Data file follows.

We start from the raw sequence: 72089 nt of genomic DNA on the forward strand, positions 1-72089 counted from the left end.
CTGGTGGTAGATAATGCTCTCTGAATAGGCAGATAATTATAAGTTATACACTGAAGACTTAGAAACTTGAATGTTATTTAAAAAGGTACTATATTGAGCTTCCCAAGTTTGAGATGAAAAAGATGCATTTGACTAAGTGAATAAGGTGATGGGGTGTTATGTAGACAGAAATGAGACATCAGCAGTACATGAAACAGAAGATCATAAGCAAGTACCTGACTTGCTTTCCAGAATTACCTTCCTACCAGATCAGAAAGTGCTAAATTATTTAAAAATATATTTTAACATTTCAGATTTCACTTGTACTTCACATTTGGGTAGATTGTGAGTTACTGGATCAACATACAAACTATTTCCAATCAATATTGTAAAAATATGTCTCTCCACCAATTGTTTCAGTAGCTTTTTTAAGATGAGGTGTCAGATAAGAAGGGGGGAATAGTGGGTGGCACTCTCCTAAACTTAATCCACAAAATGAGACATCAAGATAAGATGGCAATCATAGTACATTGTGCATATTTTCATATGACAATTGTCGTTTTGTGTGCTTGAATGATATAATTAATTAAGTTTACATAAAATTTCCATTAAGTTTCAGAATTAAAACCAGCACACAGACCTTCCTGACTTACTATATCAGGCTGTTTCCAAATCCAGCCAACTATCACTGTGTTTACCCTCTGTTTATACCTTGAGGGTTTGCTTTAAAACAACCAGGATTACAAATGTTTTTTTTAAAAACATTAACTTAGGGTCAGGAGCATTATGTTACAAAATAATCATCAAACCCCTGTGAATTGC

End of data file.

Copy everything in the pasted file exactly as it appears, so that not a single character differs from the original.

We start from the raw sequence: 72089 nt of genomic DNA on the forward strand, positions 1-72089 counted from the left end.
CTGGTGGTAGATAATGCTCTCTGAATAGGCAGATAATTATAAGTTATACACTGAAGACTTAGAAACTTGAATGTTATTTAAAAAGGTACTATATTGAGCTTCCCAAGTTTGAGATGAAAAAGATGCATTTGACTAAGTGAATAAGGTGATGGGGTGTTATGTAGACAGAAATGAGACATCAGCAGTACATGAAACAGAAGATCATAAGCAAGTACCTGACTTGCTTTCCAGAATTACCTTCCTACCAGATCAGAAAGTGCTAAATTATTTAAAAATATATTTTAACATTTCAGATTTCACTTGTACTTCACATTTGGGTAGATTGTGAGTTACTGGATCAACATACAAACTATTTCCAATCAATATTGTAAAAATATGTCTCTCCACCAATTGTTTCAGTAGCTTTTTTAAGATGAGGTGTCAGATAAGAAGGGGGGAATAGTGGGTGGCACTCTCCTAAACTTAATCCACAAAATGAGACATCAAGATAAGATGGCAATCATAGTACATTGTGCATATTTTCATATGACAATTGTCGTTTTGTGTGCTTGAATGATATAATTAATTAAGTTTACATAAAATTTCCATTAAGTTTCAGAATTAAAACCAGCACACAGACCTTCCTGACTTACTATATCAGGCTGTTTCCAAATCCAGCCAACTATCACTGTGTTTACCCTCTGTTTATACCTTGAGGGTTTGCTTTAAAACAACCAGGATTACAAATGTTTTTTTTAAAAACATTAACTTAGGGTCAGGAGCATTATGTTACAAAATAATCATCAAACCCCTGTGAATTGC